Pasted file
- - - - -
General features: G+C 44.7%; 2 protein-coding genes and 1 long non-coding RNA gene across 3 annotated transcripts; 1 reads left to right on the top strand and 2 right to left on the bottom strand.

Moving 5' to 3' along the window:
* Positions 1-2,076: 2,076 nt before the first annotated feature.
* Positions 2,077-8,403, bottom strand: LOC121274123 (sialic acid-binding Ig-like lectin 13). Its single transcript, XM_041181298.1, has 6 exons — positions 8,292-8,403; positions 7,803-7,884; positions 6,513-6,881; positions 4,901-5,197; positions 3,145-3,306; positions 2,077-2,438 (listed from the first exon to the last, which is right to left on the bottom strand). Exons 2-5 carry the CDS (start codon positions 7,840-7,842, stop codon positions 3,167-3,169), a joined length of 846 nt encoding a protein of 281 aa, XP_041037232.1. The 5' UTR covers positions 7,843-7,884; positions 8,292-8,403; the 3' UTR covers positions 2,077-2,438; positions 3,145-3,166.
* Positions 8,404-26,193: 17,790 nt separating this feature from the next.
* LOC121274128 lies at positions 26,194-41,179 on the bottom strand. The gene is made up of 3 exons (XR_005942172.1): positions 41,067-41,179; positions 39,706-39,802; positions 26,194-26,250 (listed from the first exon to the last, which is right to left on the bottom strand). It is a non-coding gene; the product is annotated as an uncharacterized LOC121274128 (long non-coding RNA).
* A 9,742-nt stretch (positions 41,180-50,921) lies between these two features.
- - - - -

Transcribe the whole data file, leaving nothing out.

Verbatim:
General features: G+C 44.7%; 2 protein-coding genes and 1 long non-coding RNA gene across 3 annotated transcripts; 1 reads left to right on the top strand and 2 right to left on the bottom strand.

Moving 5' to 3' along the window:
* Positions 1-2,076: 2,076 nt before the first annotated feature.
* Positions 2,077-8,403, bottom strand: LOC121274123 (sialic acid-binding Ig-like lectin 13). Its single transcript, XM_041181298.1, has 6 exons — positions 8,292-8,403; positions 7,803-7,884; positions 6,513-6,881; positions 4,901-5,197; positions 3,145-3,306; positions 2,077-2,438 (listed from the first exon to the last, which is right to left on the bottom strand). Exons 2-5 carry the CDS (start codon positions 7,840-7,842, stop codon positions 3,167-3,169), a joined length of 846 nt encoding a protein of 281 aa, XP_041037232.1. The 5' UTR covers positions 7,843-7,884; positions 8,292-8,403; the 3' UTR covers positions 2,077-2,438; positions 3,145-3,166.
* Positions 8,404-26,193: 17,790 nt separating this feature from the next.
* LOC121274128 lies at positions 26,194-41,179 on the bottom strand. The gene is made up of 3 exons (XR_005942172.1): positions 41,067-41,179; positions 39,706-39,802; positions 26,194-26,250 (listed from the first exon to the last, which is right to left on the bottom strand). It is a non-coding gene; the product is annotated as an uncharacterized LOC121274128 (long non-coding RNA).
* A 9,742-nt stretch (positions 41,180-50,921) lies between these two features.